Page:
The sales of LEDs to automotive suppliers is set to double within the next 10 years, according to a new report published by IMS Research. Although most automotive LEDs are currently applied on the interior of cars, the energy-efficient light source will now be used more extensively on the exterior as brake lights, headlights and daytime running lights.
In the past, LEDs were too dull to be a practical solution for many applications, requiring a group of more than 70 individual LEDs to provide a bright enough light source. Improvements in technology, however, mean that as few as 10 LEDs can now act as rear or brake lights, allowing manufacturers to benefit from the low power-consumption and long lifetime of LEDs.
Whereas most traditional light sources such as incandescent bulbs and halogen lamps need to be changed regularly, LEDs typically last longer than the average car.
‘People are more concerned about energy savings,’ Jamie Fox, the report’s author, told electrooptics.com. ‘LEDs give a greener image.’
They are also thought to look better than other light sources, with a softer lighting effect. Because of their small size, manufacturers can also group them together in attractive designs.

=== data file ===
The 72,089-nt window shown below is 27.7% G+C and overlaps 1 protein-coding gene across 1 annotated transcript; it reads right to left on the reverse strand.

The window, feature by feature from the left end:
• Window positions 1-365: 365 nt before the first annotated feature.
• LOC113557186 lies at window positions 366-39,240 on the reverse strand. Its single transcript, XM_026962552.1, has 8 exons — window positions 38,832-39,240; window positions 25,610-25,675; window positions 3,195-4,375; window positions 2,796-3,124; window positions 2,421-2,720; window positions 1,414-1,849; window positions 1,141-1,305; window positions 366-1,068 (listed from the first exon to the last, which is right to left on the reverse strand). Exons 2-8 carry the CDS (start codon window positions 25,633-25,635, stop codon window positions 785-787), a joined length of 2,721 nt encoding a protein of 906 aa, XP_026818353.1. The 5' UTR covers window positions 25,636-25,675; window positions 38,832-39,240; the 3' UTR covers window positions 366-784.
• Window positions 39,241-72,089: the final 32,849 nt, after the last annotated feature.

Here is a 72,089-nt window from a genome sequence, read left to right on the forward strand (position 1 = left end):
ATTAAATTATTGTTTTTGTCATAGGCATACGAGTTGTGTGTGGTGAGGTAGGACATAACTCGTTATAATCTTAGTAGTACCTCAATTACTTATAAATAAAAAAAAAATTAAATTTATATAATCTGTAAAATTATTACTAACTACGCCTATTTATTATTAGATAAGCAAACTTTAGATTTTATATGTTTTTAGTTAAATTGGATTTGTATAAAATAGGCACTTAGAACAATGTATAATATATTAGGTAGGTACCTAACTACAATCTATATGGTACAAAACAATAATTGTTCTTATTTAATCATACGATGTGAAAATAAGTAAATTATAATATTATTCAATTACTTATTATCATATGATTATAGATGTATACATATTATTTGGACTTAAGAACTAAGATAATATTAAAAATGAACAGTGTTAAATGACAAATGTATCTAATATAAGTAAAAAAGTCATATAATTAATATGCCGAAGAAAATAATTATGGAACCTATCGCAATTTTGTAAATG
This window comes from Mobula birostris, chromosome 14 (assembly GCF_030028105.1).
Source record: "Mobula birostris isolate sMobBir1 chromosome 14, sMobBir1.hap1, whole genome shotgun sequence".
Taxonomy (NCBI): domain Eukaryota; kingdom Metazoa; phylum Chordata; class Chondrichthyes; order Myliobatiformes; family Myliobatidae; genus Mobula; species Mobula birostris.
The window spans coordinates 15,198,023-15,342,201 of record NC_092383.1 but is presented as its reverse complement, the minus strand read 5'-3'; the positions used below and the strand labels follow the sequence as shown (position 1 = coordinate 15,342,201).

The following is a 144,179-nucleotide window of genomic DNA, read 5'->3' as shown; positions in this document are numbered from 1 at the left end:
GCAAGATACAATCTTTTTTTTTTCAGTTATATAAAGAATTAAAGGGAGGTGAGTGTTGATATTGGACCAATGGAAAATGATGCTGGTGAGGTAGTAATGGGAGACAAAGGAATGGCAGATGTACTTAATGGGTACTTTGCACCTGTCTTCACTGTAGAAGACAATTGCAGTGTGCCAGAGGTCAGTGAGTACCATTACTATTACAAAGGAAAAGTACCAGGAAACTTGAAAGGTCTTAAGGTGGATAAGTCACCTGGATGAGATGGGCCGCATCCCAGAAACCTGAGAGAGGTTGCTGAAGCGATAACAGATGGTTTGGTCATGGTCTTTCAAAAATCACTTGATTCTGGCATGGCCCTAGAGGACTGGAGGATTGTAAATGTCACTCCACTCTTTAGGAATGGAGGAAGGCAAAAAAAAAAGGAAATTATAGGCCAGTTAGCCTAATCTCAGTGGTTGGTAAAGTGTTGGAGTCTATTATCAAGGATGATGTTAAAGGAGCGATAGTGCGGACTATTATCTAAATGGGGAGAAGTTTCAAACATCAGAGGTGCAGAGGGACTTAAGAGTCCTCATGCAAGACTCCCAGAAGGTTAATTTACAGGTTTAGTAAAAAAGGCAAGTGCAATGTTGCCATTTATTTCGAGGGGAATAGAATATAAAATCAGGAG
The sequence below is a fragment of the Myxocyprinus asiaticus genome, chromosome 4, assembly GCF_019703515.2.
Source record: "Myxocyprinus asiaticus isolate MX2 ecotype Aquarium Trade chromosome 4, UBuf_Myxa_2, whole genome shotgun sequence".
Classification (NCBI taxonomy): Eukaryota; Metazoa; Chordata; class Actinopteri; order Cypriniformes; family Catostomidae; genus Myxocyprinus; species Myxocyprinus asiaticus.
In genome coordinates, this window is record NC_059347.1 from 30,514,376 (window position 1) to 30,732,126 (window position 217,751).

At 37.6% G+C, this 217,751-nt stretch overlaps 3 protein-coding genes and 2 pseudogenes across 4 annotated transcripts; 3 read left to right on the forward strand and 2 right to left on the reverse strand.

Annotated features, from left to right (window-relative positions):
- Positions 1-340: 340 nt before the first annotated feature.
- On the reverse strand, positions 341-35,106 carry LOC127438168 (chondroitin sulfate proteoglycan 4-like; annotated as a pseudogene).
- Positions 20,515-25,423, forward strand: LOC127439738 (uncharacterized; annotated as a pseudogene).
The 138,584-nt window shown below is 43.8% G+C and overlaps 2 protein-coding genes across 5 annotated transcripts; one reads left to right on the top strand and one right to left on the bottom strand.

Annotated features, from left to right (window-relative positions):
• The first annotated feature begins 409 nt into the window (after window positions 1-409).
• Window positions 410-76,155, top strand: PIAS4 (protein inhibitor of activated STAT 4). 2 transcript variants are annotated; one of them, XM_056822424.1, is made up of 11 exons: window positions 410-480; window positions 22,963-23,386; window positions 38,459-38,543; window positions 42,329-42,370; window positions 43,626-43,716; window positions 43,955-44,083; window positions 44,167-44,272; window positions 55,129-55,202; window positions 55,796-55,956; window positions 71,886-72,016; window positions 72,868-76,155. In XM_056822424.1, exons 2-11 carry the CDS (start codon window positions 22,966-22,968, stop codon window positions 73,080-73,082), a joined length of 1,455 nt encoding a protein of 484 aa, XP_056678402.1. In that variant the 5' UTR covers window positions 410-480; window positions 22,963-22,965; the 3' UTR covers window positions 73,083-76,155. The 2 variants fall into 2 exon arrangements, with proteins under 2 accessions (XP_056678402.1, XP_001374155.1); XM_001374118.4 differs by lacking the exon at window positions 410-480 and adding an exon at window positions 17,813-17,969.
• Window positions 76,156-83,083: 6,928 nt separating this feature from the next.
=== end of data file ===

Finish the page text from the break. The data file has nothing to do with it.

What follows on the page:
The LED lights have the additional advantage of a quicker start-up time of just 20ms compared to 250ms for a tungsten bulb. This fast response is particularly important for brake lights signalling to the car behind to stop moving, giving the driver more time to respond to a potential accident. Overall, the time difference equates to 24 feet stopping distance for a car travelling at 60 miles per hour.
The figures look promising. Basing his calculations on observations at the Frankfurt car trade fair and interviews with LED and car manufacturers, Fox predicts the sales of LEDs for exterior applications will equal that of interior applications by 2013, with a total market value of more than $1.3bn. Both Volkswagen and Daimler Chrysler have already started to implement LEDs.
One of the biggest factors affecting this growth could be the wider acceptance across Europe of ‘daytime running lights’, which are currently popular in Canada, Finland, Sweden and the USA. The lights, which run throughout the daytime, are reported to make oncoming vehicles more conspicuous and reduce the number of road accidents.
It is now looking increasingly likely that these lights could now become a required standard across all EU countries. LEDs would be the obvious choice for these lights, which could attain a predicted market share of $100m, which is similar to that revenue for rear lighting applications.
The report, entitled ‘LEDs in automotive applications’ is available from www.imsresearch.com.